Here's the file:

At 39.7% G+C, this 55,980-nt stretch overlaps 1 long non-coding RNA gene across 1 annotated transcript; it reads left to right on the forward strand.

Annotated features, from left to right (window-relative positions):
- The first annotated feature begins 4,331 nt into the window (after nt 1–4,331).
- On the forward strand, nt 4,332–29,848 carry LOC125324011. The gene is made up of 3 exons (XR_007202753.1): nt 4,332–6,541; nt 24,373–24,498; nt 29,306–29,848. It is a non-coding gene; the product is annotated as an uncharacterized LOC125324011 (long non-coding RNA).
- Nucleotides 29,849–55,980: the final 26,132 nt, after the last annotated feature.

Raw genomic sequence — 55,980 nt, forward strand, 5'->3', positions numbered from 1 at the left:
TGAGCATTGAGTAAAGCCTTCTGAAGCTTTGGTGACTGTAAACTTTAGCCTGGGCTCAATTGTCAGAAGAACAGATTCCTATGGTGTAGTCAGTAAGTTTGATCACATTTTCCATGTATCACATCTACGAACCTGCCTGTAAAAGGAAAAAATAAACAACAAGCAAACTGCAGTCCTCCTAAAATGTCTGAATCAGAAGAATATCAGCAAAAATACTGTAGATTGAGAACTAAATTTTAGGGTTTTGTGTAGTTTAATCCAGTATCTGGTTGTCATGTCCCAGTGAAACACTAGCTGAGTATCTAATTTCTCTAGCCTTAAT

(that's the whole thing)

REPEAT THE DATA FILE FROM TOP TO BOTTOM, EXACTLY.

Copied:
At 39.7% G+C, this 55,980-nt stretch overlaps 1 long non-coding RNA gene across 1 annotated transcript; it reads left to right on the forward strand.

Annotated features, from left to right (window-relative positions):
- The first annotated feature begins 4,331 nt into the window (after nt 1–4,331).
- On the forward strand, nt 4,332–29,848 carry LOC125324011. The gene is made up of 3 exons (XR_007202753.1): nt 4,332–6,541; nt 24,373–24,498; nt 29,306–29,848. It is a non-coding gene; the product is annotated as an uncharacterized LOC125324011 (long non-coding RNA).
- Nucleotides 29,849–55,980: the final 26,132 nt, after the last annotated feature.

Raw genomic sequence — 55,980 nt, forward strand, 5'->3', positions numbered from 1 at the left:
TGAGCATTGAGTAAAGCCTTCTGAAGCTTTGGTGACTGTAAACTTTAGCCTGGGCTCAATTGTCAGAAGAACAGATTCCTATGGTGTAGTCAGTAAGTTTGATCACATTTTCCATGTATCACATCTACGAACCTGCCTGTAAAAGGAAAAAATAAACAACAAGCAAACTGCAGTCCTCCTAAAATGTCTGAATCAGAAGAATATCAGCAAAAATACTGTAGATTGAGAACTAAATTTTAGGGTTTTGTGTAGTTTAATCCAGTATCTGGTTGTCATGTCCCAGTGAAACACTAGCTGAGTATCTAATTTCTCTAGCCTTAAT